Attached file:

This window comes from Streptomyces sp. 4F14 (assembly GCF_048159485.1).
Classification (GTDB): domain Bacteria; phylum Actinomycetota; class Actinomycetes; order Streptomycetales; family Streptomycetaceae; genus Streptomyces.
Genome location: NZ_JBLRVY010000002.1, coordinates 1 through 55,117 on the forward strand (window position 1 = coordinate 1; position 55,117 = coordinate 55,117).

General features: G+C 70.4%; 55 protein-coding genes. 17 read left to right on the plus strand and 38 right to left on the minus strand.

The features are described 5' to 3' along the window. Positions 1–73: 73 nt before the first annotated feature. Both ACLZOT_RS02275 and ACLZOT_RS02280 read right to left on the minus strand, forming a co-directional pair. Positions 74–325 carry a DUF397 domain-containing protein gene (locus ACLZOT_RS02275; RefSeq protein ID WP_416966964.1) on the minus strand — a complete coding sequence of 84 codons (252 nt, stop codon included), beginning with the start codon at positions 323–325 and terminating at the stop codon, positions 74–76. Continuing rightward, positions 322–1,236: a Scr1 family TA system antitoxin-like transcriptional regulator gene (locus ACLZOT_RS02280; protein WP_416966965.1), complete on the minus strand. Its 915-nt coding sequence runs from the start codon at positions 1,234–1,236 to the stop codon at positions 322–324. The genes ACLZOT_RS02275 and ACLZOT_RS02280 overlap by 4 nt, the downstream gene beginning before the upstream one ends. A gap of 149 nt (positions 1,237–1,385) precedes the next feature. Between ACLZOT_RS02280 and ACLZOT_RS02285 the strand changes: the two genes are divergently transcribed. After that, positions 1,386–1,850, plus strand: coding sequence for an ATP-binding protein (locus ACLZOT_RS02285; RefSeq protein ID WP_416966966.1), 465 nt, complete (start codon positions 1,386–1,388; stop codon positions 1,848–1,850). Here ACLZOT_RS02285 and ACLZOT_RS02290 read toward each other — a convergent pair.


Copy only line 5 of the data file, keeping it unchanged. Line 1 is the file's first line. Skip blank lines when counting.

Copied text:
The features are described 5' to 3' along the window. Positions 1–73: 73 nt before the first annotated feature. Both ACLZOT_RS02275 and ACLZOT_RS02280 read right to left on the minus strand, forming a co-directional pair. Positions 74–325 carry a DUF397 domain-containing protein gene (locus ACLZOT_RS02275; RefSeq protein ID WP_416966964.1) on the minus strand — a complete coding sequence of 84 codons (252 nt, stop codon included), beginning with the start codon at positions 323–325 and terminating at the stop codon, positions 74–76. Continuing rightward, positions 322–1,236: a Scr1 family TA system antitoxin-like transcriptional regulator gene (locus ACLZOT_RS02280; protein WP_416966965.1), complete on the minus strand. Its 915-nt coding sequence runs from the start codon at positions 1,234–1,236 to the stop codon at positions 322–324. The genes ACLZOT_RS02275 and ACLZOT_RS02280 overlap by 4 nt, the downstream gene beginning before the upstream one ends. A gap of 149 nt (positions 1,237–1,385) precedes the next feature. Between ACLZOT_RS02280 and ACLZOT_RS02285 the strand changes: the two genes are divergently transcribed. After that, positions 1,386–1,850, plus strand: coding sequence for an ATP-binding protein (locus ACLZOT_RS02285; RefSeq protein ID WP_416966966.1), 465 nt, complete (start codon positions 1,386–1,388; stop codon positions 1,848–1,850). Here ACLZOT_RS02285 and ACLZOT_RS02290 read toward each other — a convergent pair.